They can be found in St. Paul’s Cathedral in London, New York City’s Grand Central Terminal, and St. Peter’s Basilica in the Vatican City — those high-vaulted, elliptical chambers whose rare acoustic properties allow you to hear the whispered conversations of those on the other side of the room as if they were right next to you. If you’ve ever stood inside one, you’ll know what Civilian feels like. On Wye Oak’s third full album, and first since 2010’s remarkable step-forward My Neighbor/My Creator EP, the Baltimore duo create a sort of virtual whispering gallery, meticulously sculpting sounds right around your ear while imparting you with a sensation of magnitude and volume. There’s always been a sense of massive space surrounding Wye Oak’s songs (as singer/guitarist Jenn Wasner pleasantly asserts, they relish being able to “dominate a room” in concert), and many newbies to the band are amazed that two people can make so much clamor. But for all their loudness and intensity, Wye Oak ultimately succeed by making you feel as though you’re privy to something uniquely personal; Civilian is a big, lush-sounding album that brings you in close.
Jenn Wasner’s beautifully understated vocals and exceptional guitar work have always been at the heart of Wye Oak, and it’s no different here. Her voice reminds you of a few different singers — the Pixies’ Kim Deal on high notes, Beth Orton when raspy and vulnerable, and Canadian alt-country singer Kathleen Edwards in timbre. It’s a potent mixture to which Wasner adds her own sly phrasing. Her enunciation is often loose and gorgeously lazy, lending the words an esoteric, instrumental quality that feels like another sound in Wye Oak’s arsenal. Wasner has said in interviews that her favorite singer is country legend Patsy Cline, and while she doesn’t have the same classically-trained pipes, and you can feel her attempt to reach into the depths where Cline went, places where the sound of a voice communicates as much emotion as the lyrics.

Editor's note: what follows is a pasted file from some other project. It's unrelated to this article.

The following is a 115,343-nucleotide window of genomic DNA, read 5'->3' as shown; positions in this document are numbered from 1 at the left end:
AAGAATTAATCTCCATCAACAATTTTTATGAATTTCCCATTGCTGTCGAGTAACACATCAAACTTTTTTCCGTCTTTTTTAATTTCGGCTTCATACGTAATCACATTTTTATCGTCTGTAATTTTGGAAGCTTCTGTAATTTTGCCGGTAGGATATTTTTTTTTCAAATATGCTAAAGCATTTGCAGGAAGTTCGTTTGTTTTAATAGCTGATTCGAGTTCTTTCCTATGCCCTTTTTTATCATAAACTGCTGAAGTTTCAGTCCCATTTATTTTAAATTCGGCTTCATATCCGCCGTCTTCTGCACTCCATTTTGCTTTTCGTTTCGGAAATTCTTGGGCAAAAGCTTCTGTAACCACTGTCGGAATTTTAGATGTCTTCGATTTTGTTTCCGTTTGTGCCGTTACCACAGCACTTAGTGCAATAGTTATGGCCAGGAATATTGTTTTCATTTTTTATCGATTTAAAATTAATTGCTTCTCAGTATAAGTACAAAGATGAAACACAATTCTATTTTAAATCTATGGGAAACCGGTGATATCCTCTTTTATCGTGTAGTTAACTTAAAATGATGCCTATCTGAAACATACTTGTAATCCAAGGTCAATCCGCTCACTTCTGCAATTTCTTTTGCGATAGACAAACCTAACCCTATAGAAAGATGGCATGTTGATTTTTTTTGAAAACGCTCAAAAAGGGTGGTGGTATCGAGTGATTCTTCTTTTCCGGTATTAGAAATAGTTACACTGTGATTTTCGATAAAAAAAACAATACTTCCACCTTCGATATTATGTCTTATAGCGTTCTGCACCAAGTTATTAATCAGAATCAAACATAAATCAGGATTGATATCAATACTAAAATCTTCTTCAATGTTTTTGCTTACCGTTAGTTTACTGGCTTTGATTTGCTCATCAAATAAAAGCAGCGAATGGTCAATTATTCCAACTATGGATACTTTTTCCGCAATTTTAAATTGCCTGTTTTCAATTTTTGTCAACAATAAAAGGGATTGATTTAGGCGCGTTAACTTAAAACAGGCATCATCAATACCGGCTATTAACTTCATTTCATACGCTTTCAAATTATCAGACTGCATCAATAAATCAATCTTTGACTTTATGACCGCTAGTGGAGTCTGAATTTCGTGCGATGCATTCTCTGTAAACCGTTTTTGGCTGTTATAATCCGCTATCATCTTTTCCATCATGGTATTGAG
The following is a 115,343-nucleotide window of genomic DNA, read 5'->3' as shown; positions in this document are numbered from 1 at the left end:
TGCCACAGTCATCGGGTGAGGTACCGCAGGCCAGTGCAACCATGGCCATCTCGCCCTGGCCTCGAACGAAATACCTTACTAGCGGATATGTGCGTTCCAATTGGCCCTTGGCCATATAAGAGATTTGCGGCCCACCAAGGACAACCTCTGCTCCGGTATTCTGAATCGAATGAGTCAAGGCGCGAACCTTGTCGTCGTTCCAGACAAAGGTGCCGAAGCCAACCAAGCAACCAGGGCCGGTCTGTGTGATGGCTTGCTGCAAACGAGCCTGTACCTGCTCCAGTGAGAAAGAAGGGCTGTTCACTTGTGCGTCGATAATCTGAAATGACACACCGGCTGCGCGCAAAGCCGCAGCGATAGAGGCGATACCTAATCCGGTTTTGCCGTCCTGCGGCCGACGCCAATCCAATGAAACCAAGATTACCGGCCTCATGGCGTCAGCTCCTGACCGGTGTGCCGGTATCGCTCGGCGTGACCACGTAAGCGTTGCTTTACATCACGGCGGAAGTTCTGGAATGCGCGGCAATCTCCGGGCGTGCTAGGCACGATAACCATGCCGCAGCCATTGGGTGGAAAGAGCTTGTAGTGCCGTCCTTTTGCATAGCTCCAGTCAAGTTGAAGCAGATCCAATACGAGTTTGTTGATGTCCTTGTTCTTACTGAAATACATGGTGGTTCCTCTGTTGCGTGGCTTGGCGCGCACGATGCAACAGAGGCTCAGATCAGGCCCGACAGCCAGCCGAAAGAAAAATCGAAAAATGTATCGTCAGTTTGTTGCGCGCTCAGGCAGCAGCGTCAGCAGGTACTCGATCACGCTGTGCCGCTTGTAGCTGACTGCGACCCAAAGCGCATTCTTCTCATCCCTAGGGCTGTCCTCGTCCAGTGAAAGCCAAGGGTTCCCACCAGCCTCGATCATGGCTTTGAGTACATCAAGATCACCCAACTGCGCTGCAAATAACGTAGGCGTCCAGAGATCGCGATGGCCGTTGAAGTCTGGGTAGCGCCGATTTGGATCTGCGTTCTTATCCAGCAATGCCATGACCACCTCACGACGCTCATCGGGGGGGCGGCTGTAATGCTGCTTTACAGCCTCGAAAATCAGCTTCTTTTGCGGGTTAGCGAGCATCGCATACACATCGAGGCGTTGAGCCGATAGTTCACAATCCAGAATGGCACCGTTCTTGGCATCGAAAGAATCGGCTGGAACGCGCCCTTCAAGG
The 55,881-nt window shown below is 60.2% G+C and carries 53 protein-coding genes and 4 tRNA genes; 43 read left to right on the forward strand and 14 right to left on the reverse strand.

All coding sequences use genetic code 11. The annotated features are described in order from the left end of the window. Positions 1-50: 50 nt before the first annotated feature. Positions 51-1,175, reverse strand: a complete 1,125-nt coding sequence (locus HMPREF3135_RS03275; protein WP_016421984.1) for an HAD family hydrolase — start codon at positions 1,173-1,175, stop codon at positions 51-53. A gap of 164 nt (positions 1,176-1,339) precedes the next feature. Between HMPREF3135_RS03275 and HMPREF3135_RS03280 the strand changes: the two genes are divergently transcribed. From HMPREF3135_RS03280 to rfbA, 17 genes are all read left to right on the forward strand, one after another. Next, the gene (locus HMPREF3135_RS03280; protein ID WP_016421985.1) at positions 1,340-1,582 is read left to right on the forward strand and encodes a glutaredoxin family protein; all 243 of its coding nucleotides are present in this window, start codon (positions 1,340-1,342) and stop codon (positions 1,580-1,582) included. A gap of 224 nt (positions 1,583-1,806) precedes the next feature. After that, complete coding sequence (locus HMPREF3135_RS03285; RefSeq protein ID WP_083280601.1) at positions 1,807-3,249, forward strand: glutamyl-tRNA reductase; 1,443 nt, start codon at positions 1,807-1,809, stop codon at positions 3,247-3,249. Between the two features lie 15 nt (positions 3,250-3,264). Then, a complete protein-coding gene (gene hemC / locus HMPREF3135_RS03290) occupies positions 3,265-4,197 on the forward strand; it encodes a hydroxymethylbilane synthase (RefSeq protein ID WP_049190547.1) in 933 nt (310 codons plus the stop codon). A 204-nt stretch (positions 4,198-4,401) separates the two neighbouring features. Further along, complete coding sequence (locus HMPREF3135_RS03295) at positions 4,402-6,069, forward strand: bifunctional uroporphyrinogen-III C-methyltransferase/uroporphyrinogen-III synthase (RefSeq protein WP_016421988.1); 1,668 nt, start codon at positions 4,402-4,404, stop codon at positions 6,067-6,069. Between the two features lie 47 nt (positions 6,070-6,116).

As a guitarist, Wasner is perpetually undervalued, but after Civilian this should change. She’s the driving force behind every song and, like most great standalone guitarists, shifts between rhythm and lead so elusively that you barely notice she’s doing it. On the first three tracks, Wasner lays out her extensive array of fretwork skills while creating remarkably different moods — the warm atmospherics of “Two Small Deaths,” the jangling melodic march of “The Alter” and the propulsive, head-bobbing crunch of “Holy Holy.” After a brief pause in the middle of “Dogs Eyes,” your ears are suddenly assaulted with a Crazy Horse-like bark of feedback. In the four-minute span of Civilian’s title track, Wasner morphs from delicate finger picking to reverb-laden strumming to jaw-dropping speaker shredding, making the transitions between each step seem natural and effortless.
The second even more underrated half of Wye Oak is drummer and keyboardist Andy Stack. Stack has taken the title of multi-instrumentalist to another level, learning how to drum with his feet and right hand while playing keyboards with his left, all the while singing back-up vocals. It’s an astonishing feat, especially when seen live. Since day one, Wye Oak’s shows have been built upon a quiet-then-loud aesthetic, and Stack’s ability to sound like a full band behind Wasner powers this dynamic. But on Civilian he brings new found nuance to bear; whether playing percussively or serving as a melodic counterpoint to Wasner, Stack adds a deeper palette of sonic shadings to Wye Oak’s usual lights and darks.